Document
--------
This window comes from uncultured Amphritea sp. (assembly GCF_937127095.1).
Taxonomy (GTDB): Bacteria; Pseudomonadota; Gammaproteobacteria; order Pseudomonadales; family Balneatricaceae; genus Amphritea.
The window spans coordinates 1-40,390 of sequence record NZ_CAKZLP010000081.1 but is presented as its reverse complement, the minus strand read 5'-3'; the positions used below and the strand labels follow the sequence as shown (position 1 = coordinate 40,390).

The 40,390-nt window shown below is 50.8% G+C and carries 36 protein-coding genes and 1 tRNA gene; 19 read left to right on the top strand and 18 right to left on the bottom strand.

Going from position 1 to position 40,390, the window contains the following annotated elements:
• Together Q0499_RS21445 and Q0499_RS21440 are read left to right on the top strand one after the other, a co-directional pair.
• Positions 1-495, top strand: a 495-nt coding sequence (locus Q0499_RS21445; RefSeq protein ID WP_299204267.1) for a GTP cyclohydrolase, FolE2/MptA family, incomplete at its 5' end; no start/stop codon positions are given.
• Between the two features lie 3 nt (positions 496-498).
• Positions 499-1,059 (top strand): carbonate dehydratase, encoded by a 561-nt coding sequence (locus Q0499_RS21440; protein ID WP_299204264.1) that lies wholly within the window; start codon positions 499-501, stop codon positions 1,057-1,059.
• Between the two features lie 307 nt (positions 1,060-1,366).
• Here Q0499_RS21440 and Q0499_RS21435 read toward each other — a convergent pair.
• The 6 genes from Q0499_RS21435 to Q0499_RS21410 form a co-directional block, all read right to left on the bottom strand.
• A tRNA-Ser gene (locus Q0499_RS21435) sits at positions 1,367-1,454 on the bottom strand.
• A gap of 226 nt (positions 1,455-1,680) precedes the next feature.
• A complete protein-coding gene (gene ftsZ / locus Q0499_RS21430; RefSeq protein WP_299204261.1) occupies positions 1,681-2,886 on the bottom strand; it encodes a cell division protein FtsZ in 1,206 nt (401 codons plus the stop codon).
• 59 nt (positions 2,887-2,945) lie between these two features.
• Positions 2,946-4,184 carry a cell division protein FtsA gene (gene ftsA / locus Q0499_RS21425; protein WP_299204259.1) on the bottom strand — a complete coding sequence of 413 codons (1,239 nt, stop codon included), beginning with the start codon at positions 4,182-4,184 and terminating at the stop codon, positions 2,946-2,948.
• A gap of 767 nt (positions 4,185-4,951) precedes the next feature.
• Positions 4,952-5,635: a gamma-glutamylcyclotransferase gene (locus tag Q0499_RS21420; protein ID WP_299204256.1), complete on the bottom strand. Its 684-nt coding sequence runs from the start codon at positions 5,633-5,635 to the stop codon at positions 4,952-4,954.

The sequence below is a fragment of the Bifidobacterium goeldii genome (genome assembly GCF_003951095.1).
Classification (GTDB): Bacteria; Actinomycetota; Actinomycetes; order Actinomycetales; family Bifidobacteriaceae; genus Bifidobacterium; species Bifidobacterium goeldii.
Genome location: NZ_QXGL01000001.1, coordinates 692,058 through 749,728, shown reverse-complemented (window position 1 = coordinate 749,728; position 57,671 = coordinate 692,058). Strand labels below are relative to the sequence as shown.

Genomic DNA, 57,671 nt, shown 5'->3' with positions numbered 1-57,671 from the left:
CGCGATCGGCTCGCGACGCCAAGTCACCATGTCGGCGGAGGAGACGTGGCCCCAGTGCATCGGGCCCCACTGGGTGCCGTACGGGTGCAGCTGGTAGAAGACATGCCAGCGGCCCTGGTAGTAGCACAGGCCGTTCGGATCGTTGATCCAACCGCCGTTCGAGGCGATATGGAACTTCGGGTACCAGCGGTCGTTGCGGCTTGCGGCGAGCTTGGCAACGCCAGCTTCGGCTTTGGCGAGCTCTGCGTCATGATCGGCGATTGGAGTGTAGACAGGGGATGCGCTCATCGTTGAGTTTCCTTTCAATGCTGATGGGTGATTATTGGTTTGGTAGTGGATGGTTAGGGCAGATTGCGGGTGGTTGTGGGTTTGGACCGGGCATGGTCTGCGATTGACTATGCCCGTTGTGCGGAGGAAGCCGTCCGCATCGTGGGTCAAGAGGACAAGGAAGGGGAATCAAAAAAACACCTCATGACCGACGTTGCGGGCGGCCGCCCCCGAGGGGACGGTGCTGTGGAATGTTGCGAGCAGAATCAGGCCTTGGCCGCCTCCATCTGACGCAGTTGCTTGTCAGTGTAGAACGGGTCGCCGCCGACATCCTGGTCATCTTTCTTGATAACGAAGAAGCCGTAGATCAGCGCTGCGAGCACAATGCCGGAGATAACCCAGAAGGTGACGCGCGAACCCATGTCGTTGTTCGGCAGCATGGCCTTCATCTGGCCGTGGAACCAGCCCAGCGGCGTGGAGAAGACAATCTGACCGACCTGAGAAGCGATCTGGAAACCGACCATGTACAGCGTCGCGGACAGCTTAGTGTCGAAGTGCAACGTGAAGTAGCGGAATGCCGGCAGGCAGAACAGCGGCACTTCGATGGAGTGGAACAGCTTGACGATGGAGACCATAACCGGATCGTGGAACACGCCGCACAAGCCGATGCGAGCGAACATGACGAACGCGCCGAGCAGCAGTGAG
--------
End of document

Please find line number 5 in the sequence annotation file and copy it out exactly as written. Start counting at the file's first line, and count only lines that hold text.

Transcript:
Going from position 1 to position 40,390, the window contains the following annotated elements: